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    Well Humans aren't from the Planet Hume, the people of Ferenginar aren't called Ferenginarians, & the Klingons originate on a world called Qo'noS. It's fair to say there's no rule book on nomenclature.
     
  11. Pavonis

    Pavonis Commodore Commodore

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    Why would you think she would look like a squid? Were you only listening to the TNG episodes? When did you learn Troi was a humanoid female? Just today?
     
  12. MikeS

    MikeS Fleet Captain Fleet Captain

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    To be fair she was squidy-like in Genesis.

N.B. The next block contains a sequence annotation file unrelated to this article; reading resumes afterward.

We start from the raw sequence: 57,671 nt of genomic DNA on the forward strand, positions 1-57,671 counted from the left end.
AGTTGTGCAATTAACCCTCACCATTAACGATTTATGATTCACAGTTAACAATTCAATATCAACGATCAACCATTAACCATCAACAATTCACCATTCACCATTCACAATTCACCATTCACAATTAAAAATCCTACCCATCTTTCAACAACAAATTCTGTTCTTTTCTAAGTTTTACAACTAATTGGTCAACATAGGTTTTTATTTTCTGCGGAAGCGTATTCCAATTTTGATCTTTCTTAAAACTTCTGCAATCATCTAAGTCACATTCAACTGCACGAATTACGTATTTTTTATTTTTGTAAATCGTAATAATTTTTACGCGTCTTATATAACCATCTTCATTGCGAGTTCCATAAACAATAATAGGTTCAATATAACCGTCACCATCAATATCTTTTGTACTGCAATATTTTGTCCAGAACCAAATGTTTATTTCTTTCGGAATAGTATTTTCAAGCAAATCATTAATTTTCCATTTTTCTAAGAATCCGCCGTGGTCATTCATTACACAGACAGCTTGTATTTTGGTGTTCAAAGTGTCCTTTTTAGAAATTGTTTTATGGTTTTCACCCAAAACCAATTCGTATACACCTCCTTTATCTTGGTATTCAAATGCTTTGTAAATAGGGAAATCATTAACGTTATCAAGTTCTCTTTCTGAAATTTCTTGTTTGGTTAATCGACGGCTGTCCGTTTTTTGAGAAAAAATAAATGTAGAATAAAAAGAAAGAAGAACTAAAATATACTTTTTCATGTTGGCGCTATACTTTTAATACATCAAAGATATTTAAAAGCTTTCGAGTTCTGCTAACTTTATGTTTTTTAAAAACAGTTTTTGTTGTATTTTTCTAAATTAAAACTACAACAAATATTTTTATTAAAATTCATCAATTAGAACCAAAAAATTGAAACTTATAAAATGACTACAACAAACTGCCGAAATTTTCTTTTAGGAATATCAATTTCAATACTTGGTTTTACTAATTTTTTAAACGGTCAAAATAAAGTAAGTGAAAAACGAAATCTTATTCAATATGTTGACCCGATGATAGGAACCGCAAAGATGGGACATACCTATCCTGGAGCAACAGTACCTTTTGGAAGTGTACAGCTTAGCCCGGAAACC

13. Christopher

    Christopher Writer Admiral

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    Except that in "Heart of Glory" it was implied that Klingons came from the planet Kling. And the novel The Final Reflection called it Klinzhai.



    He said "when I first heard," so I'd assume he's referring to his assumption from reading about the character before he saw the show.
     
  14. RoJoHen

    RoJoHen Awesome Premium Member

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    Martia in TUC described herself as a Chameloid. I assumed that was her species' name. Though for what it's worth, did we EVER encounter another shapeshifting alien that wasn't a Founder?
     
  15. Christopher

    Christopher Writer Admiral